11. Knowledge Of Genetics (Smartphone User)
If you have an interest in learning about your history and potential hereditary diseases, then you’re probably pretty glad you are born in 2016. The best example used in the research was the website 23andme.com, which for $250 will help diagnose over 100 different health conditions and traits that you may be predisposed for.
The science and research poured into this field was simply not as far along in Clinton’s era. At the time the main goal for scientists was to work on a 13-year, $300 million project to achieve sequencing the first full human genome. To put it in perspective, this project was not completed until 2003.
10. Public Opinion (Smartphone User)
Whether you choose to engage in social media or not, there is no denying that today we have a tremendous amount of insight into the world right at our fingertips. Perhaps you want to discover what is trending. If instead you’d rather share your opinion or read somebody else’s, 2016 is definitely a time in which we should feel technologically connected to the world.
9. Crowd-Sourcing (Tie)
When it comes to crowd-sourcing, the main example used for 2016 was access to the website Reddit. Reddit is currently featuring users from 217 different countries and covers every topic under the sun, with over 800,000 different subreddits. The downfall of this is that you cannot always trust the information you are getting (…wait, people lie on the internet?)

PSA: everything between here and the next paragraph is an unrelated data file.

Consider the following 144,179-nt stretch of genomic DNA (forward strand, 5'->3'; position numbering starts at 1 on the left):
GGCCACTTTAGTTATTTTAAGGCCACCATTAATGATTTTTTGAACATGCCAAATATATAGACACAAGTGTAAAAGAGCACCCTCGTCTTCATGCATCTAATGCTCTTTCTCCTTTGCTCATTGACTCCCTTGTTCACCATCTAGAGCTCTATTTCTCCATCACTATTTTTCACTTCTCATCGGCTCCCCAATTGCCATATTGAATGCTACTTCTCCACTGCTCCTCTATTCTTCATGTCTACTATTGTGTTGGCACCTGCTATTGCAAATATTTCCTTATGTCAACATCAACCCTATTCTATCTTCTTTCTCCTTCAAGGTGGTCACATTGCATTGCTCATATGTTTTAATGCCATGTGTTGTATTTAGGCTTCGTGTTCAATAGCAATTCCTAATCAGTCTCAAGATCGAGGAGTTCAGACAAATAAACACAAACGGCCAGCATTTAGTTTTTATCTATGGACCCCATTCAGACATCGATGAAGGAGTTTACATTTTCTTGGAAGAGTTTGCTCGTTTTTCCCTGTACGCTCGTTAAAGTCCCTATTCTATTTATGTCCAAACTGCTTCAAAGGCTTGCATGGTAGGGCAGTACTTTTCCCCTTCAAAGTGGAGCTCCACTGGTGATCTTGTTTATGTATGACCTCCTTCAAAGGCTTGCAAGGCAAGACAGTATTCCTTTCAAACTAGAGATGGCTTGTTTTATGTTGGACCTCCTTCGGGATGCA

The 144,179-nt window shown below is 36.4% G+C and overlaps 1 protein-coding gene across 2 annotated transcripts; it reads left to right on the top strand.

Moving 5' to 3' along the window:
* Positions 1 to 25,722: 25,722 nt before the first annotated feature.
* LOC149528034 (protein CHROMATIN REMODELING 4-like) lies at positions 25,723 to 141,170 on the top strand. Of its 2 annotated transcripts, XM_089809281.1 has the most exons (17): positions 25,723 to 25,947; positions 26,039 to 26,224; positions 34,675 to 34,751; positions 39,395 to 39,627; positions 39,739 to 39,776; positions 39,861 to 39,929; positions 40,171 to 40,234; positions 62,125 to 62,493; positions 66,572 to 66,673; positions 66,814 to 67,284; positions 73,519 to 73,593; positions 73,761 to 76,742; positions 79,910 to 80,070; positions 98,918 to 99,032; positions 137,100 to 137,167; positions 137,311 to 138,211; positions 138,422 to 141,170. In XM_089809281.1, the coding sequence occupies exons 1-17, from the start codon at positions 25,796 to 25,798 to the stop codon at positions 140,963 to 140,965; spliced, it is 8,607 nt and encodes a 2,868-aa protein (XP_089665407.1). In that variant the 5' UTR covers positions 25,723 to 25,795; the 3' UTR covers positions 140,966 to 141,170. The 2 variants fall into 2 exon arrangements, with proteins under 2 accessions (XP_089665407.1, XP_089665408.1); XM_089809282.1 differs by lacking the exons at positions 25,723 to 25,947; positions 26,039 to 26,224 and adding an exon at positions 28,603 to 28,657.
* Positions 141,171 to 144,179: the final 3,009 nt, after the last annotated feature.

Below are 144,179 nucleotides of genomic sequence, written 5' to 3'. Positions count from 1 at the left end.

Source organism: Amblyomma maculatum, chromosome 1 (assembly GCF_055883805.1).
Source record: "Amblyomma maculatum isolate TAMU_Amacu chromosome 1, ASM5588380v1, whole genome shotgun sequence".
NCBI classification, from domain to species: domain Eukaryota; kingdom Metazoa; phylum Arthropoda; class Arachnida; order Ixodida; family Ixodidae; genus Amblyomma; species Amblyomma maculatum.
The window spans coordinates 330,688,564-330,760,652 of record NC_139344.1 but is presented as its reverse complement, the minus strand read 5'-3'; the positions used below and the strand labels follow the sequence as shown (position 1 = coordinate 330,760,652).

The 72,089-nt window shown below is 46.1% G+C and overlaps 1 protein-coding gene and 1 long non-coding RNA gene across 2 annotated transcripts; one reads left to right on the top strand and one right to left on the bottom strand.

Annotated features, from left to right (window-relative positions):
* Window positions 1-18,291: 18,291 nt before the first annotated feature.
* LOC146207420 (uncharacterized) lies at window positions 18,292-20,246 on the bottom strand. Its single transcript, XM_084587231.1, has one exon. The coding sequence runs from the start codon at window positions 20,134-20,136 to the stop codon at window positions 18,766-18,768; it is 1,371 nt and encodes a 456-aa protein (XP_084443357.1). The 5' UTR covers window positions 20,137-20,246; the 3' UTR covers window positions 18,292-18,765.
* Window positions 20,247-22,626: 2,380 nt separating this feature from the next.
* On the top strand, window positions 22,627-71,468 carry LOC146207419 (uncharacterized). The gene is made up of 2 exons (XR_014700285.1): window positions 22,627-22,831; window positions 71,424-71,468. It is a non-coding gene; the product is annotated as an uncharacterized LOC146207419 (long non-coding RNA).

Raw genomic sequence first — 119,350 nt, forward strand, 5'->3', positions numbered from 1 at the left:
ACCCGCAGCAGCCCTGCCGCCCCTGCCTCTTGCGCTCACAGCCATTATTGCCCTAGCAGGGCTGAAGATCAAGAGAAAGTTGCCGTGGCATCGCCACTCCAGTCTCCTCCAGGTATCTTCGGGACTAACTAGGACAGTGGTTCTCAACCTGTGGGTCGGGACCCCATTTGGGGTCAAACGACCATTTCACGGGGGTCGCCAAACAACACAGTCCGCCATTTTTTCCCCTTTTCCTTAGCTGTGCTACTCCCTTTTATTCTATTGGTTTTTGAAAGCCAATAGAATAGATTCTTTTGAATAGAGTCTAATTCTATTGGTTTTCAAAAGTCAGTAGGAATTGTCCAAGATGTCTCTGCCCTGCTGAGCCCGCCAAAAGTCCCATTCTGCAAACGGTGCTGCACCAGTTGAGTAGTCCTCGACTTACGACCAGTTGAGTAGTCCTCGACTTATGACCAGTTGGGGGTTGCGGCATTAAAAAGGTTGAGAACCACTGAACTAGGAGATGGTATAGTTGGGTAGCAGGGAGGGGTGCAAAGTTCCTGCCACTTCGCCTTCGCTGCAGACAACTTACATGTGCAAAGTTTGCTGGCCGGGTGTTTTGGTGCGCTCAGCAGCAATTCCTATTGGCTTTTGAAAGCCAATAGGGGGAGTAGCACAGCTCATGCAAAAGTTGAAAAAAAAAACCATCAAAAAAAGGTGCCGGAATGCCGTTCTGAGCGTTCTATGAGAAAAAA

8. Live Feeds (Smartphone User)
In all honesty, this one seems like it’s a little unfair to include in the list, as Bill Clinton may have been able to set up live feeds if he wanted to, but they were just not around in 1996 in the same way they are today. In contrast, live feeds are absolutely everywhere in 2016.
7. Street Views (Smartphone User)
You can give a huge shoutout to Google Street View for representing 2016 well in this category. Do you want to see a picture of your house? You can probably do that through Google. Sure, that’s super creepy and invasive, but it’s also still probably a thing.
6. Trivial Information (Smartphone User)
Above you read about Wikipedia and the value that it brings to life as we are able to look up and read about almost limitless subjects in an efficient way. While there is a knock on how reliable it is, when it comes to finding trivial information, there is no shortage of avenues to explore in 2016. The fact is, if you have a question and can find a coherent enough way to ask it, you can probably find an answer for it in a few minutes of Googling.